International Policy Instrument Prominence in the Climate Change Debate: A Case Study of the United States
AbstractThis paper explores the factors influencing the types of policy instruments seriously considered and actively promoted by US policymakers over time in the climate change debate. A variant on Kingdon's model is used to describe how these factors and actor groups affect the pool of instrument considered-not only influencing which instruments go into the pool but also which ones bubble to the top and which ones sink to the bottom in prominence. In the model presented in this paper the following three process streams coupled with influence of time and historical experience determine the prominence of individual policy instruments in the pool: (1) a "politics/economics" stream which contains contextual factors (such as national mood and macroeconomic conditions) that constrain the type of policy instruments policymakers can consider; (2) a "policy options" stream which generates and promotes particular policy instruments; and (3) an "issues" stream which contains the policy goals faced by policymakers at the time. Actor groups can affect any of these streams and can act as "policy entrepreneurs" by advocating the use or disuse of certain instruments. With regard to formal (i.e., report-like) assessments, this paper finds that although formal assessments have seemingly had little direct impact on US policy responses in the past, it is not the case that they have had no indirect impact or will not have a larger direct impact in the future. This lack of direct impact could be explained by (a) the primary use of alternative channels of information (e.g., advisors, briefings, memos) by policymakers; (b) the lack of attention given in assessments to the contextual factors constraining policy instrument choice; (c) the discrepancies between the goals assumed by assessors (e.g., a specific environmental goal) and the actual goals faced by policymakers; and (d) the assessment's intended audience.
Download InfoIf you experience problems downloading a file, check if you have the proper application to view it first. In case of further problems read the IDEAS help page. Note that these files are not on the IDEAS site. Please be patient as the files may be large.
Bibliographic InfoPaper provided by International Institute for Applied Systems Analysis in its series Working Papers with number ir97033.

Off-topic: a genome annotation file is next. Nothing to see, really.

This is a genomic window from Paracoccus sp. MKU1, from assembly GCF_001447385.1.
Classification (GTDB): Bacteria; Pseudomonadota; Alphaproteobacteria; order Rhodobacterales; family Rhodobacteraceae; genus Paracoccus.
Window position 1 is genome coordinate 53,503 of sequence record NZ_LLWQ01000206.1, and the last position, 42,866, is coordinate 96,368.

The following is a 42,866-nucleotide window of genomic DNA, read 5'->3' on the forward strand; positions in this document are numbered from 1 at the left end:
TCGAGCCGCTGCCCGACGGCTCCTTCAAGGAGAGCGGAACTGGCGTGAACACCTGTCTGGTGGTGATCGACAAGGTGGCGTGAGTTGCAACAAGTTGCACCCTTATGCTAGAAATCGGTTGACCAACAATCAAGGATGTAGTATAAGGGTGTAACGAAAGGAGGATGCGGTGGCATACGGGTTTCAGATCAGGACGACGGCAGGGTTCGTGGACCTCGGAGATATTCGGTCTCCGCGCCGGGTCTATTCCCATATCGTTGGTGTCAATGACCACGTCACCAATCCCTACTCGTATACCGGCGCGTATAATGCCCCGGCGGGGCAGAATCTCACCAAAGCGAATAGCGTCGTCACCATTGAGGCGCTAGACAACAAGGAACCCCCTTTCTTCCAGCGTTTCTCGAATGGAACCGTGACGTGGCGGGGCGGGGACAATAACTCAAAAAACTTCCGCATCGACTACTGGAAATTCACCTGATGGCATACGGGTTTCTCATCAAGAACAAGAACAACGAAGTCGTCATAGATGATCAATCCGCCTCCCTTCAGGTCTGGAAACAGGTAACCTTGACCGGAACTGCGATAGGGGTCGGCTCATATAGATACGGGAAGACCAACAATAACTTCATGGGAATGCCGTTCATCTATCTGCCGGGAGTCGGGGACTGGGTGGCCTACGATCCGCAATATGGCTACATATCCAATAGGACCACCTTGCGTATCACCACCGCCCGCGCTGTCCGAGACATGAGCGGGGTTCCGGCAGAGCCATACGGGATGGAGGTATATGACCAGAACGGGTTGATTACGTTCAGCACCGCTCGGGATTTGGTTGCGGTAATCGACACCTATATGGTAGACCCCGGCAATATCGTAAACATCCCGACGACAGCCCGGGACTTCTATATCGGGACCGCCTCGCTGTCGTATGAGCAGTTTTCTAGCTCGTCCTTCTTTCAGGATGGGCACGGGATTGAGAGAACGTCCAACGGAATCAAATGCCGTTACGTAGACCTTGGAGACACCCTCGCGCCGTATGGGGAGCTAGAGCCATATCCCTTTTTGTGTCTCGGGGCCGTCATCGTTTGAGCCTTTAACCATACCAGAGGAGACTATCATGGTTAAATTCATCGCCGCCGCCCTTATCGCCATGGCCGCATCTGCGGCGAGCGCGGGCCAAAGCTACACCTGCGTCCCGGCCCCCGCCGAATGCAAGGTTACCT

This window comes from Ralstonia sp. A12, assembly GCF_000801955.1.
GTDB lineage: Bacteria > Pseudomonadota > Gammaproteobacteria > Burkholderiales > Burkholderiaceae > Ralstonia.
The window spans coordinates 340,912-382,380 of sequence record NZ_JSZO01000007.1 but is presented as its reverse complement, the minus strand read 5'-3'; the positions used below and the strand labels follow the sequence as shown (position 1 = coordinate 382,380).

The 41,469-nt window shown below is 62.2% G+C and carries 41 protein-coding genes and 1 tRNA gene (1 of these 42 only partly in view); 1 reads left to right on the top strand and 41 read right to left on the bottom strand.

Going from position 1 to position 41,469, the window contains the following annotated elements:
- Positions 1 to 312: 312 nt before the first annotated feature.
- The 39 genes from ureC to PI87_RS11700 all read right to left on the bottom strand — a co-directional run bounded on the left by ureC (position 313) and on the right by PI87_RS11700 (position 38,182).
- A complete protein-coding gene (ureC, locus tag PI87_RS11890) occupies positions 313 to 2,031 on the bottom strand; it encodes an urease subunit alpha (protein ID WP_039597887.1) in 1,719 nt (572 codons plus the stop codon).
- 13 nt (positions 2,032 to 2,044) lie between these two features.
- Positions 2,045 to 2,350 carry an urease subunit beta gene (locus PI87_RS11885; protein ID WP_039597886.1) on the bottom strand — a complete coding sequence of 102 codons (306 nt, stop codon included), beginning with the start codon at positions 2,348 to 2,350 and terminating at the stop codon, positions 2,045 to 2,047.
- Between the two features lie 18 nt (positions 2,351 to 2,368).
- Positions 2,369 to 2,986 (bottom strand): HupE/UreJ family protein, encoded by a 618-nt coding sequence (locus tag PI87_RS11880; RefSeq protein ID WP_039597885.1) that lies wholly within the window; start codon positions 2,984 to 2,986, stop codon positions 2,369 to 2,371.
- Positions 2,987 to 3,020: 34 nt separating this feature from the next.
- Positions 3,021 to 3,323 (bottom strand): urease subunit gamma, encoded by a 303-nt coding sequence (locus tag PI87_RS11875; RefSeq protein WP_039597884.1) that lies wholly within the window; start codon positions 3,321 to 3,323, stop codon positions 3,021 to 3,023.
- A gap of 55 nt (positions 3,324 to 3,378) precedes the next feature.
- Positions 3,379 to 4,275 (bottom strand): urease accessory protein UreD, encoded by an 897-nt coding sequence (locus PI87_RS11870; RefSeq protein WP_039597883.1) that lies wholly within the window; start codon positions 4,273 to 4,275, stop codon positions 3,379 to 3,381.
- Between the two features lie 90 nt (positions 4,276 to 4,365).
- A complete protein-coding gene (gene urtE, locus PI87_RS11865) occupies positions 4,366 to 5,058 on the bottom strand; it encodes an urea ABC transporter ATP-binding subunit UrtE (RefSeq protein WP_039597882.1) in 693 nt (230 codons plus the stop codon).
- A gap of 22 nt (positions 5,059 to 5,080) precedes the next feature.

Date of creation: Sep 1997
Date of revision:
Contact details of provider:
Postal: A-2361 Laxenburg
Web page: http://www.iiasa.ac.at/Publications/Catalog/PUB_ONLINE.html
More information through EDIRC
Please report citation or reference errors to , or , if you are the registered author of the cited work, log in to your RePEc Author Service profile, click on "citations" and make appropriate adjustments.:
- Beder, Sharon, 1996. "Charging the earth: The promotion of price-based measures for pollution control," Ecological Economics, Elsevier, vol. 16(1), pages 51-63, January.
- Stavins, Robert & Keohane, Nathaniel & Revesz, Richard, 1997. "The Positive Political Economy of Instrument Choice in Environmental Policy," Discussion Papers dp-97-25, Resources For the Future.
- Hahn, R.W. & Stavins, R.N., 1990. "Incentive-Based Environmental Regulation: A New Era From An Old Idea?," Papers 183d, Harvard - J.F. Kennedy School of Government.
- Joaquim Oliveira Martins & Jean-Marc Burniaux & John P. Martin & Giuseppe Nicoletti, 1992. "The Costs of Reducing CO2 Emissions: A Comparison of Carbon Tax Curves with GREEN," OECD Economics Department Working Papers 118, OECD Publishing.
- Edmonds, Jae & Wise, Marshall & Barns, David W, 1995. "Carbon coalitions : The cost and effectiveness of energy agreements to alter trajectories of atmospheric carbon dioxide emissions," Energy Policy, Elsevier, vol. 23(4-5), pages 309-335.
- Stavins, Robert & Whitehead, Bradley, 1996. "The Next Generation of Market-Based Environmental Policies," Discussion Papers dp-97-10, Resources For the Future.
- Schelling, Thomas C, 1992. "Some Economics of Global Warming," American Economic Review, American Economic Association, vol. 82(1), pages 1-14, March.
For technical questions regarding this item, or to correct its authors, title, abstract, bibliographic or download information, contact: (Thomas Krichel).
If references are entirely missing, you can add them using this form.